Improving Efficiency of Model Based Estimation in Longitudinal Surveys Through the Use of Historical Data
In this context, supposing a sampling survey framework and a model-based approach, the attention has been focused on the main features of the optimal prediction strategy for a population mean, which implies knowledge of some model parameters and functions, normally unknown. In particular, a wrong specification of the model individual variances may lead to a serious loss of efficiency of estimates. For this reason, we have proposed some techniques for the estimation of model variances, which instead of being put equal to given a priori functions, can be estimated through historical data concerning past survey occasions. A time series of past observations is almost always available, especially in a longitudinal survey context. Usefulness of the technique proposed has been tested through an empirical attempt, concerning the quarterly wholesale trade survey carried out by ISTAT (Italian National Statistical Institute) in the period 2005-2010. In this framework, the problem consists in minimising magnitude of revisions, given by the differences between preliminary estimates (based on the sub-sample of quick respondents) and final estimates (which take into account late respondents as well). Main results show that model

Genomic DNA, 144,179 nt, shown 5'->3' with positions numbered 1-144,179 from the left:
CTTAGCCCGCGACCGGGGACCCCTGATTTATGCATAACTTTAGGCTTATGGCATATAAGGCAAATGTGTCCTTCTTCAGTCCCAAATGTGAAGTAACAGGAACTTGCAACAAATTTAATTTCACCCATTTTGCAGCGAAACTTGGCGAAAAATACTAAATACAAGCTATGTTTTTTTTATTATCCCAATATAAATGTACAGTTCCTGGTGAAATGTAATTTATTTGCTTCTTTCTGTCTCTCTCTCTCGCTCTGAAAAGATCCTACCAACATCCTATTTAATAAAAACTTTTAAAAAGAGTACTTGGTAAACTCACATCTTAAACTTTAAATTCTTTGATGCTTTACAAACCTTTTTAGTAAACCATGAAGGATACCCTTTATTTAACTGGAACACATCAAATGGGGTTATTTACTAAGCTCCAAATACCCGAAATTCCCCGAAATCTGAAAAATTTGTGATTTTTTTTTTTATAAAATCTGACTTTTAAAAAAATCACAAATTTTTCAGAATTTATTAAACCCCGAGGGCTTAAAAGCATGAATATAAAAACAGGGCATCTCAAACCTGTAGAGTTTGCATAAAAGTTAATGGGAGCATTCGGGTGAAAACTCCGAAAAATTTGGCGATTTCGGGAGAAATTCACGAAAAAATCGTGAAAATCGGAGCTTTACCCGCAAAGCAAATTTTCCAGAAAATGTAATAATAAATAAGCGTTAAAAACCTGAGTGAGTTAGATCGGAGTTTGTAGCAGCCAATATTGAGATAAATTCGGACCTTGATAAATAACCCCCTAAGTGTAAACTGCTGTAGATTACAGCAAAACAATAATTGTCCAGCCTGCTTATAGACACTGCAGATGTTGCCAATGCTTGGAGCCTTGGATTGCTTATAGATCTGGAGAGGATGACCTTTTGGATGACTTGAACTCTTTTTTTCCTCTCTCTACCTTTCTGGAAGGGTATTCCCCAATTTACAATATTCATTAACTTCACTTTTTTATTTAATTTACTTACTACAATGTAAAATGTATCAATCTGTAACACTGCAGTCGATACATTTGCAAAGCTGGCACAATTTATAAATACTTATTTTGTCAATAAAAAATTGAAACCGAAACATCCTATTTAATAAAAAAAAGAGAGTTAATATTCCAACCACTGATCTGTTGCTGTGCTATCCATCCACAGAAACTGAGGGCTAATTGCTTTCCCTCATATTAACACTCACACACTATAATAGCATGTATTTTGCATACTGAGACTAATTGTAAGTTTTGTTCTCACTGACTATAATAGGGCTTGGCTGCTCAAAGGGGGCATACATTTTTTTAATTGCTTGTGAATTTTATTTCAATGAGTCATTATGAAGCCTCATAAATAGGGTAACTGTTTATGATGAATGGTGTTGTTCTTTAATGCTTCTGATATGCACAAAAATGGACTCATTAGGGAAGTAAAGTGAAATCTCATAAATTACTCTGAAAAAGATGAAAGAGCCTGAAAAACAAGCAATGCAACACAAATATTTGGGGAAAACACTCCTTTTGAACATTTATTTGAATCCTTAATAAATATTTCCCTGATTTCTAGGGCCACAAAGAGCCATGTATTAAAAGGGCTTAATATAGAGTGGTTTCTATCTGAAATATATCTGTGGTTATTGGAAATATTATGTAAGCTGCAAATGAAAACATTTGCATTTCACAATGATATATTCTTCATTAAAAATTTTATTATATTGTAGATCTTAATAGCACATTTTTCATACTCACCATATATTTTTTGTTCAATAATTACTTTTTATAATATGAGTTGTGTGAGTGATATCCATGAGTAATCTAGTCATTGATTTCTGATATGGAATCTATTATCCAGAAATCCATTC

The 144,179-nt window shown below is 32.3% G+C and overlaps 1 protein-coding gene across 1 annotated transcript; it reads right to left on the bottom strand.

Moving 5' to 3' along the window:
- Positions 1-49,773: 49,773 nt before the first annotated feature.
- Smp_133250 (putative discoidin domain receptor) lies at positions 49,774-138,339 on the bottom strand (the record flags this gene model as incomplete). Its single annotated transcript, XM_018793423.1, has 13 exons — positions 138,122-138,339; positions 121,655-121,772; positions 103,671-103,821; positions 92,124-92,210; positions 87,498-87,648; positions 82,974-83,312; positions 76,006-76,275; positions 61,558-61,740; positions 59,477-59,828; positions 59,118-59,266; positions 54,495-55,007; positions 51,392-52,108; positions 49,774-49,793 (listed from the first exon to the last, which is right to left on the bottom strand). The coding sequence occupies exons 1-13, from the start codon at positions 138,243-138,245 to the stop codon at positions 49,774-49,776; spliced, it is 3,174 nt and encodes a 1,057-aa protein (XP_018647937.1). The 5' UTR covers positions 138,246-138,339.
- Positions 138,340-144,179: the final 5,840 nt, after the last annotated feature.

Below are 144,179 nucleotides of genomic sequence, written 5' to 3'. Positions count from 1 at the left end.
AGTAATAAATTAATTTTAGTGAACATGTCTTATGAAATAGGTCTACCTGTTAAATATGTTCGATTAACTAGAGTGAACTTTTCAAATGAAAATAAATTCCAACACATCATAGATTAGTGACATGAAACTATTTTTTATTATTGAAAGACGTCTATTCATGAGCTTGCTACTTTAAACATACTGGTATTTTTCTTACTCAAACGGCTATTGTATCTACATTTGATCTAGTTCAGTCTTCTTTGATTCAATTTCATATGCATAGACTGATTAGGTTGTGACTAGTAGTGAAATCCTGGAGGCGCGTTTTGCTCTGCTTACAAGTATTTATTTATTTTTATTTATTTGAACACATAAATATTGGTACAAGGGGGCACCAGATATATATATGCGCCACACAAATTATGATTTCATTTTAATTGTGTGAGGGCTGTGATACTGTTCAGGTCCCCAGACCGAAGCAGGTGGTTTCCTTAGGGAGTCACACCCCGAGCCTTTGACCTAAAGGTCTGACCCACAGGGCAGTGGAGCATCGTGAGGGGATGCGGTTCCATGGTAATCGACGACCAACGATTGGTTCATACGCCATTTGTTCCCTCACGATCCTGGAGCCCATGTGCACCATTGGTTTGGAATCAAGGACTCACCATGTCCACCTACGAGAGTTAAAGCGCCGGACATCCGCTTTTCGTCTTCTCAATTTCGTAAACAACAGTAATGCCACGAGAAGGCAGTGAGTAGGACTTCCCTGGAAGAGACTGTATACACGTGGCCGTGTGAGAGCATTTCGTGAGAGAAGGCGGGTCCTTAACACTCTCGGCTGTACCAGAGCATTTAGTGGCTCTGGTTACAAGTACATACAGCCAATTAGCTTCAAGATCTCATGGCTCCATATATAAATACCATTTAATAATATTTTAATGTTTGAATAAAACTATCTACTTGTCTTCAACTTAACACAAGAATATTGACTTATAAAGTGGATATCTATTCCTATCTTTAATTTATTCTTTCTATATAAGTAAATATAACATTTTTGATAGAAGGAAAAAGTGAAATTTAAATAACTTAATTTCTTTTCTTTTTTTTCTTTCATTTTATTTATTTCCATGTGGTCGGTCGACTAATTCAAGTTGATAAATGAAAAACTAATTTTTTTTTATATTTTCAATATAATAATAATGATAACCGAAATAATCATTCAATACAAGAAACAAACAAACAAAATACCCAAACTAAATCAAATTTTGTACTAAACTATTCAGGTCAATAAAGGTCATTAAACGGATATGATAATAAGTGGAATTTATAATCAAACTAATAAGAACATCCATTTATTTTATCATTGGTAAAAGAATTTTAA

variances estimation through historical data lead to efficiency gains which cannot be neglected. This outcome was confirmed by a further exercise, based on 1000 random replications of late responses.
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